Is TLJ as good a subversion as KOTOR 2?

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Is TLJ as good a subversion as KOTOR 2?

Post by FaxModem1 » 2019-04-15 11:07am

A lot of beef has been made about how The Last Jedi is the Star Wars to subvert Star Wars storytelling tropes, and how it's new, edgy, different and better(or worse, depends on how you view the film) because of it. Is that the case? We see our heroes making daring actions, and how that leads to people dying. We see our heroes prepared to kill their own family members for a greater cost, to show how anyone can make mistakes. We see that our heroes are fighting for their very lives, and no one in the galaxy cares because for those in power, they can gamble and have a fun time, because the conflict doesn't really matter to them. Etc.

How does it compare to the other Star Wars work that subverts Star Wars, Knights of the Old Republic II: The Sith Lords?

Kotor 2 showed us that being slaves to the force was offputting for some characters, because free will was considered more important than destiny, to the point that the main antagonist is trying to kill the force so that people can be free from it. There's also the question of what the consequences are of one act of kindness. We also saw that after the big fight between good and evil, the galaxy was an utter mess because the war ravaged civilization to the breaking point, and without Jedi or our heroes sticking around to rebuild, the galaxy falls apart. We also note how ordinary it becomes to take lives can be for a Jedi, and for a person like Mira, someone who took effort to never take lives, that's horrifying. Another is how Jedi can be hunted, due to their compassion, and how easy that is to exploit. How falling down the dark side could potentially be for the benefit of others, as Revan might have done so to preserve the galaxy against a larger threat, to make it ready for an outside threat., as opposed to some galactic tyrant out to do evil. Etc.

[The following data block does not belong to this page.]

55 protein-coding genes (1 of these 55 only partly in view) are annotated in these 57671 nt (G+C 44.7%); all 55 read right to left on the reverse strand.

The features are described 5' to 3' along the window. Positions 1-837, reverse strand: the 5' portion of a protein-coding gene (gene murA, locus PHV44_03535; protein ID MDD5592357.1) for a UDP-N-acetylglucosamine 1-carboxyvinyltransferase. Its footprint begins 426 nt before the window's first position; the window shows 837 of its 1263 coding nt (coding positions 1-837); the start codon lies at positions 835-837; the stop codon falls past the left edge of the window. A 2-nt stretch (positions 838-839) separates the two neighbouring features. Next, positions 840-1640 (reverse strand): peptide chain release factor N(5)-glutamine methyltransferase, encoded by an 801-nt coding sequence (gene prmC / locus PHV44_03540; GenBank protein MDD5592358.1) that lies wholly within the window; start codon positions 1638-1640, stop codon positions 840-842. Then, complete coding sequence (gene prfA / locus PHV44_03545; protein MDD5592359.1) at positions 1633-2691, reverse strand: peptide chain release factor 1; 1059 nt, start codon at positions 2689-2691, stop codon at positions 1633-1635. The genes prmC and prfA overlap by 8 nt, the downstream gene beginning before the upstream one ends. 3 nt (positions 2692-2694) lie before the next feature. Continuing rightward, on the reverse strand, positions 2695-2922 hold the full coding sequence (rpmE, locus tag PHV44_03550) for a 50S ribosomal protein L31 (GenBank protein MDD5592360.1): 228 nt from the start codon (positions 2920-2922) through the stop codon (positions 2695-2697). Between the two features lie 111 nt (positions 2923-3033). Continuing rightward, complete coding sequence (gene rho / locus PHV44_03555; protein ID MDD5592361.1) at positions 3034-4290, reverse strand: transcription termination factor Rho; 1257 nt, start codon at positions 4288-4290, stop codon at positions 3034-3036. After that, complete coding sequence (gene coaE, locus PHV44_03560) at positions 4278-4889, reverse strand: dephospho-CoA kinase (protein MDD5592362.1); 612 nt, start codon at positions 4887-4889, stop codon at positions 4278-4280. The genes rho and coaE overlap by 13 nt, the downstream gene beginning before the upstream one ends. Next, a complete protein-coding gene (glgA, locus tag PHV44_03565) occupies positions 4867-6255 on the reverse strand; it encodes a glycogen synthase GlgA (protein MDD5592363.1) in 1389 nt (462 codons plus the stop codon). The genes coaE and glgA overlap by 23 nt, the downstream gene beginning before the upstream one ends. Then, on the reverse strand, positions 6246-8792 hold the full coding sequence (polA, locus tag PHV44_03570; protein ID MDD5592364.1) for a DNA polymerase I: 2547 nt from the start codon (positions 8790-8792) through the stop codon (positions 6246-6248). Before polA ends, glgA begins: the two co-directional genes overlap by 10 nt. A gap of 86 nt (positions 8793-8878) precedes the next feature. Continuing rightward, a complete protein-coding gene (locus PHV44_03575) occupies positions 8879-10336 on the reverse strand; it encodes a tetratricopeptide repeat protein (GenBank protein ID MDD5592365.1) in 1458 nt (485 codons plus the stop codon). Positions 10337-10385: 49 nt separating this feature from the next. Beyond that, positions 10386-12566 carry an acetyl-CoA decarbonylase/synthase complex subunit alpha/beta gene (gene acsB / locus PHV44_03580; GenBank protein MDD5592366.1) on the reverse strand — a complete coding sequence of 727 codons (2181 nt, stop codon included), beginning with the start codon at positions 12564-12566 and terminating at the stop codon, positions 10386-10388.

At the same time, your responses in-game, and your choices, can be showing why those subversions are incorrect. You fix things, help out, and making your motivations important as well as the consequences of said actions.


So is TLJ as good at subversion? Is it not? What do you think?
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Re: Is TLJ as good as subversion as KOTOR 2?

Post by The Romulan Republic » 2019-04-15 11:09am

Hard for me to compare, to be honest, because I haven't played KOTOR2.
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Re: Is TLJ as good as subversion as KOTOR 2?

Post by FaxModem1 » 2019-04-15 11:17am

The Romulan Republic wrote:
2019-04-15 11:09am
Hard for me to compare, to be honest, because I haven't played KOTOR2.
It was actually my first Star Wars game. I played it before Kotor 1. The writing is excellent, and very philosophical and examines the Star Wars setting, wherein it shows that some people, like Kreia, are a bit put off that an energy field is making them do things when they want to have free will. Honestly, she is one of the best written Star Wars characters, and game characters out there.

I recommend reading the Let's Play from the LP archive, as it examines a lot of the themes and characters.
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Re: Is TLJ as good as subversion as KOTOR 2?

Post by The Romulan Republic » 2019-04-15 11:23am

FaxModem1 wrote:
2019-04-15 11:17am
The Romulan Republic wrote:
2019-04-15 11:09am
Hard for me to compare, to be honest, because I haven't played KOTOR2.
It was actually my first Star Wars game. I played it before Kotor 1. The writing is excellent, and very philosophical and examines the Star Wars setting, wherein it shows that some people, like Kreia, are a bit put off that an energy field is making them do things when they want to have free will. Honestly, she is one of the best written Star Wars characters, and game characters out there.